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Watch-wearing as a marker of conscientiousness.

Ellis DA, Jenkins R - PeerJ (2015)

Bottom Line: Significantly higher levels of conscientiousness were observed in participants who wore a watch.In a third study (N = 85), watch wearers arrived significantly earlier to appointments in comparison to controls.These results are discussed in relation to enclothed cognition and the rise of wearable technology including smartwatches.

View Article: PubMed Central - HTML - PubMed

Affiliation: Department of Psychology, Lancaster University , UK.

ABSTRACT
Several aspects of an individual's appearance have been shown to predict personality and related behaviour. While some of these cues are grounded in biology (e.g., the human face), other aspects of a person's appearance can be actively controlled (e.g., clothing). In this paper, we consider a common fashion accessory, the wristwatch. In an exploratory sample (N > 100) and a confirmatory sample (N > 600), we compared big-five personality traits between individuals who do or do not regularly wear a standard wristwatch. Significantly higher levels of conscientiousness were observed in participants who wore a watch. In a third study (N = 85), watch wearers arrived significantly earlier to appointments in comparison to controls. These results are discussed in relation to enclothed cognition and the rise of wearable technology including smartwatches.

No MeSH data available.


Related in: MedlinePlus

Differences in arrival times between watch and non-watch wearers.
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fig-1: Differences in arrival times between watch and non-watch wearers.

Mentions: Participants who exceeded an early or late arrival time of ±15 min were removed from the analysis (N = 5) to ensure that data were normally distributed. On average, the remaining participants arrived 2.19 min before the appointed time (SD = 5.95). Mean punctuality scores (minutes late or early) were calculated for watch and non-watch wearers. A total of 34 watch wearers and 51 non-watch wearers arrival times were analysed (Fig. 1).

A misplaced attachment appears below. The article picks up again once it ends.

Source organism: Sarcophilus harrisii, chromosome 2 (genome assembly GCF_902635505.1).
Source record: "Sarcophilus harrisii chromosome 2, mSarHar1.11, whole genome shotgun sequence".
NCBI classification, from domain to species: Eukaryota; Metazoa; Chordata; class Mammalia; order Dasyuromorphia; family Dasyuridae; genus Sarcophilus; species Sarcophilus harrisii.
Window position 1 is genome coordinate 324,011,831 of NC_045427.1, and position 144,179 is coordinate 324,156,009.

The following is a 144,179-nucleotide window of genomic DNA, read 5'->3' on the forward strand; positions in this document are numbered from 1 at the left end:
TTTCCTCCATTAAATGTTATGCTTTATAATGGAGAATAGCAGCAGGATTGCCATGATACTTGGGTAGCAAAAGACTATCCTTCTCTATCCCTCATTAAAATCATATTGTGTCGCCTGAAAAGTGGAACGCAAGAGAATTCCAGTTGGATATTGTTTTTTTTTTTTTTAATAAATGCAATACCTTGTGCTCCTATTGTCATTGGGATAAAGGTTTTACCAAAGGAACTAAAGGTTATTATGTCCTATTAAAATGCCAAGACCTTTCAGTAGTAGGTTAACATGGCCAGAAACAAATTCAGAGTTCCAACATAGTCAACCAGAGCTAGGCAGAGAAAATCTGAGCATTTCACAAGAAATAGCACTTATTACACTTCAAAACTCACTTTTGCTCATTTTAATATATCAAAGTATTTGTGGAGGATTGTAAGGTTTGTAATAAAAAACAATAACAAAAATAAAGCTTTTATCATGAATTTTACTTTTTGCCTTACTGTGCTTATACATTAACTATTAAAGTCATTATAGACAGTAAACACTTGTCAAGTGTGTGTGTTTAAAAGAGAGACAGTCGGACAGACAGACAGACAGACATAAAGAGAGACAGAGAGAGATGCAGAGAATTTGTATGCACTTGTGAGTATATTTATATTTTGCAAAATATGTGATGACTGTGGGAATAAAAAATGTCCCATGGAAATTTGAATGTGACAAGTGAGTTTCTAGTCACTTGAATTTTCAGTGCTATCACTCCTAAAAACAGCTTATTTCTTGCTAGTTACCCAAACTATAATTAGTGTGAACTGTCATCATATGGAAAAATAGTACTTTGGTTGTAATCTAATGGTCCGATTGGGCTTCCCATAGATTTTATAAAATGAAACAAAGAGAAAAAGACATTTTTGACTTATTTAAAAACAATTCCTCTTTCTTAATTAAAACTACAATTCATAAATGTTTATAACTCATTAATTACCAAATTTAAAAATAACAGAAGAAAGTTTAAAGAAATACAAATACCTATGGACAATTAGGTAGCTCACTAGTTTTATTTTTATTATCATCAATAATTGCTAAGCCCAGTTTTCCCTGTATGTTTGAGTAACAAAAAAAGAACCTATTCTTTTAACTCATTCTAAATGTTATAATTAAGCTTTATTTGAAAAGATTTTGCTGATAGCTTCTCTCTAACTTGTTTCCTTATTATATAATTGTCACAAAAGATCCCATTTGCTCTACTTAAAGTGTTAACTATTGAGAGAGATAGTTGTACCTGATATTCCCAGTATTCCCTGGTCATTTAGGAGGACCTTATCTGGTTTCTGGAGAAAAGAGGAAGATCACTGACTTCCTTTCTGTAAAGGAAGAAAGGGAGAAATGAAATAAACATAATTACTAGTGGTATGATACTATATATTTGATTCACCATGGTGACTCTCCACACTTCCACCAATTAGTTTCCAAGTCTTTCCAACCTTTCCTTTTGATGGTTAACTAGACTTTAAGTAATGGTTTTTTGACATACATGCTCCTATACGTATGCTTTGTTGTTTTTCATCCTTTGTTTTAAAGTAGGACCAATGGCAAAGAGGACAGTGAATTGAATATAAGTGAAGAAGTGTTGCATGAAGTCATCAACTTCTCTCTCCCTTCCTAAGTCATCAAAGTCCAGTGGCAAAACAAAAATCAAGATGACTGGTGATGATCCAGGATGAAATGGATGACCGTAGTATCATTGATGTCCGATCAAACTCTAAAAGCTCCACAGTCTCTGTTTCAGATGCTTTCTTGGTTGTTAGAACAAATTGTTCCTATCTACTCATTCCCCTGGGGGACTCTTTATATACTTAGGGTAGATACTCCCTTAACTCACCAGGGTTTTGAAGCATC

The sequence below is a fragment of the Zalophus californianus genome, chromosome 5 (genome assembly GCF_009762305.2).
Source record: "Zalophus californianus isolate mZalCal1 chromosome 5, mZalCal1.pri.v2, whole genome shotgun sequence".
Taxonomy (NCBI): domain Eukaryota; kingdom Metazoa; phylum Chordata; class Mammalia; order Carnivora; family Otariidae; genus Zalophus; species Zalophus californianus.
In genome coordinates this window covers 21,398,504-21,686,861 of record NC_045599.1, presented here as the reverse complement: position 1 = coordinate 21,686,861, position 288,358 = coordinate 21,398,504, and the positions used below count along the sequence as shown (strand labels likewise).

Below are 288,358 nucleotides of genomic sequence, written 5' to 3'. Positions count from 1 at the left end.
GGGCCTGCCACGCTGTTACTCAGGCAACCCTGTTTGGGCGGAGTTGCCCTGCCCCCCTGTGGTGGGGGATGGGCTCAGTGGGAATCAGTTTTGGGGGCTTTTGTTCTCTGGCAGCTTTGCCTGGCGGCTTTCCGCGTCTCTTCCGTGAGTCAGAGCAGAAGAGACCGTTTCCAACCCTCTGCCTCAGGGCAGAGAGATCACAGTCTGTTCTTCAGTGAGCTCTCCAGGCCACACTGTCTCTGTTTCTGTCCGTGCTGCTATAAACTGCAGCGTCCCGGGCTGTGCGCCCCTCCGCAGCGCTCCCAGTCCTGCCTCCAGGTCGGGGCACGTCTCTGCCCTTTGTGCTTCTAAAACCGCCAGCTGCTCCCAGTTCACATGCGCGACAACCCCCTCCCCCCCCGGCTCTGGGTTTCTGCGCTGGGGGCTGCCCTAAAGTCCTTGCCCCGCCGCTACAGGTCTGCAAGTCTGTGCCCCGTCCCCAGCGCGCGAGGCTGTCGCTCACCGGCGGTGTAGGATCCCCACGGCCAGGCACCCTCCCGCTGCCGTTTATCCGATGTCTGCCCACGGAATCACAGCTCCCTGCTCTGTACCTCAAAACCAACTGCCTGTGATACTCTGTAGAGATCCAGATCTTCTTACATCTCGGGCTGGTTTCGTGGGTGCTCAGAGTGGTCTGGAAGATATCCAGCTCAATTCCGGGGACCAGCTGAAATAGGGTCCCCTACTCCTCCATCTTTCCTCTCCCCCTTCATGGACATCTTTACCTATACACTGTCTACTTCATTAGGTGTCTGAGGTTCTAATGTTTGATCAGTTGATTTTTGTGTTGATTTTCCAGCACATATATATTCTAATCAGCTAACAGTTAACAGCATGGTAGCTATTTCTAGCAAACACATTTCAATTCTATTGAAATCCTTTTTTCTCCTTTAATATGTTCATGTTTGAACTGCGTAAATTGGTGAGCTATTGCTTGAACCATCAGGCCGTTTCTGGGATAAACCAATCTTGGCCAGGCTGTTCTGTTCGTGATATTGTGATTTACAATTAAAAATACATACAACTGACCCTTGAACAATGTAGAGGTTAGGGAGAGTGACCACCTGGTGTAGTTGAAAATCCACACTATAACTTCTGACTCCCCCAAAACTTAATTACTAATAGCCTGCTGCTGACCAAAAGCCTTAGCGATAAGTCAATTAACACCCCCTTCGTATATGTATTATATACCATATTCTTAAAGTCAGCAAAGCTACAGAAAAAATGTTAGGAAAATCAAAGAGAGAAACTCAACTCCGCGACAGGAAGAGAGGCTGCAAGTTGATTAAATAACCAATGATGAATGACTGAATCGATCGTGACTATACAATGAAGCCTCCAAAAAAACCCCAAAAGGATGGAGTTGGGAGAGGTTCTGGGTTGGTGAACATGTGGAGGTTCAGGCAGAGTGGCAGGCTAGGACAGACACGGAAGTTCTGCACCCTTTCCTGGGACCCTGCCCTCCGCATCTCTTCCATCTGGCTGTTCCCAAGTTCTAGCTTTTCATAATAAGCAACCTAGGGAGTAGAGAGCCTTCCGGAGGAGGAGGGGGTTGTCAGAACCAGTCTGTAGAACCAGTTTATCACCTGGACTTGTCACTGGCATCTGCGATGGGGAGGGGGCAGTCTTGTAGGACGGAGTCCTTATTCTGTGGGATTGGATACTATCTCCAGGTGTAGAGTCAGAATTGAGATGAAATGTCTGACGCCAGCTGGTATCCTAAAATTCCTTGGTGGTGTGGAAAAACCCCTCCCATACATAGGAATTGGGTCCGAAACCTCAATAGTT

Watch-wearing as a marker of conscientiousness.

Ellis DA, Jenkins R - PeerJ (2015)

Differences in arrival times between watch and non-watch wearers.
© Copyright Policy - open-access
Related In: Results  -  Collection

License
Show All Figures
getmorefigures.php?uid=PMC4556152&req=5

fig-1: Differences in arrival times between watch and non-watch wearers.
Mentions: Participants who exceeded an early or late arrival time of ±15 min were removed from the analysis (N = 5) to ensure that data were normally distributed. On average, the remaining participants arrived 2.19 min before the appointed time (SD = 5.95). Mean punctuality scores (minutes late or early) were calculated for watch and non-watch wearers. A total of 34 watch wearers and 51 non-watch wearers arrival times were analysed (Fig. 1).

Bottom Line: Significantly higher levels of conscientiousness were observed in participants who wore a watch.In a third study (N = 85), watch wearers arrived significantly earlier to appointments in comparison to controls.These results are discussed in relation to enclothed cognition and the rise of wearable technology including smartwatches.

View Article: PubMed Central - HTML - PubMed

Affiliation: Department of Psychology, Lancaster University , UK.

ABSTRACT
Several aspects of an individual's appearance have been shown to predict personality and related behaviour. While some of these cues are grounded in biology (e.g., the human face), other aspects of a person's appearance can be actively controlled (e.g., clothing). In this paper, we consider a common fashion accessory, the wristwatch. In an exploratory sample (N > 100) and a confirmatory sample (N > 600), we compared big-five personality traits between individuals who do or do not regularly wear a standard wristwatch. Significantly higher levels of conscientiousness were observed in participants who wore a watch. In a third study (N = 85), watch wearers arrived significantly earlier to appointments in comparison to controls. These results are discussed in relation to enclothed cognition and the rise of wearable technology including smartwatches.

No MeSH data available.


Related in: MedlinePlus